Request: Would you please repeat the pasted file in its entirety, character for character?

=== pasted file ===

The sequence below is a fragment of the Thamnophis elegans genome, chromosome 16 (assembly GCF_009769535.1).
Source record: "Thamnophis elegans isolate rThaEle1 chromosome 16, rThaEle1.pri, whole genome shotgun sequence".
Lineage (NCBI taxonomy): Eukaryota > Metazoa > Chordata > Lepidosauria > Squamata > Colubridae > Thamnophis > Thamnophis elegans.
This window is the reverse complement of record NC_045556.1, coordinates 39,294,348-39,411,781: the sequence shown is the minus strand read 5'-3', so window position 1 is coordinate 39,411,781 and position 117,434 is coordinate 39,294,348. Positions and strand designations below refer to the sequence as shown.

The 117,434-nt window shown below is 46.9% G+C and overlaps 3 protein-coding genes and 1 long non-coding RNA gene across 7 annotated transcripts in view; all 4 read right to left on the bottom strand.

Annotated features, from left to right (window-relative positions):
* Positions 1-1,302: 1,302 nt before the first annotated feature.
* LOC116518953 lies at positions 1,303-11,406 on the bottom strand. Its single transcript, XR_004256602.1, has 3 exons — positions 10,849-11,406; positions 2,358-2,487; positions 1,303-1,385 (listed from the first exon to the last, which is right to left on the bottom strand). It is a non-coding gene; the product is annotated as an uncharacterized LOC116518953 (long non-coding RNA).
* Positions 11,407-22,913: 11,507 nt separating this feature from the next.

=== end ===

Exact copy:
The sequence below is a fragment of the Thamnophis elegans genome, chromosome 16 (assembly GCF_009769535.1).
Source record: "Thamnophis elegans isolate rThaEle1 chromosome 16, rThaEle1.pri, whole genome shotgun sequence".
Lineage (NCBI taxonomy): Eukaryota > Metazoa > Chordata > Lepidosauria > Squamata > Colubridae > Thamnophis > Thamnophis elegans.
This window is the reverse complement of record NC_045556.1, coordinates 39,294,348-39,411,781: the sequence shown is the minus strand read 5'-3', so window position 1 is coordinate 39,411,781 and position 117,434 is coordinate 39,294,348. Positions and strand designations below refer to the sequence as shown.

The 117,434-nt window shown below is 46.9% G+C and overlaps 3 protein-coding genes and 1 long non-coding RNA gene across 7 annotated transcripts in view; all 4 read right to left on the bottom strand.

Annotated features, from left to right (window-relative positions):
* Positions 1-1,302: 1,302 nt before the first annotated feature.
* LOC116518953 lies at positions 1,303-11,406 on the bottom strand. Its single transcript, XR_004256602.1, has 3 exons — positions 10,849-11,406; positions 2,358-2,487; positions 1,303-1,385 (listed from the first exon to the last, which is right to left on the bottom strand). It is a non-coding gene; the product is annotated as an uncharacterized LOC116518953 (long non-coding RNA).
* Positions 11,407-22,913: 11,507 nt separating this feature from the next.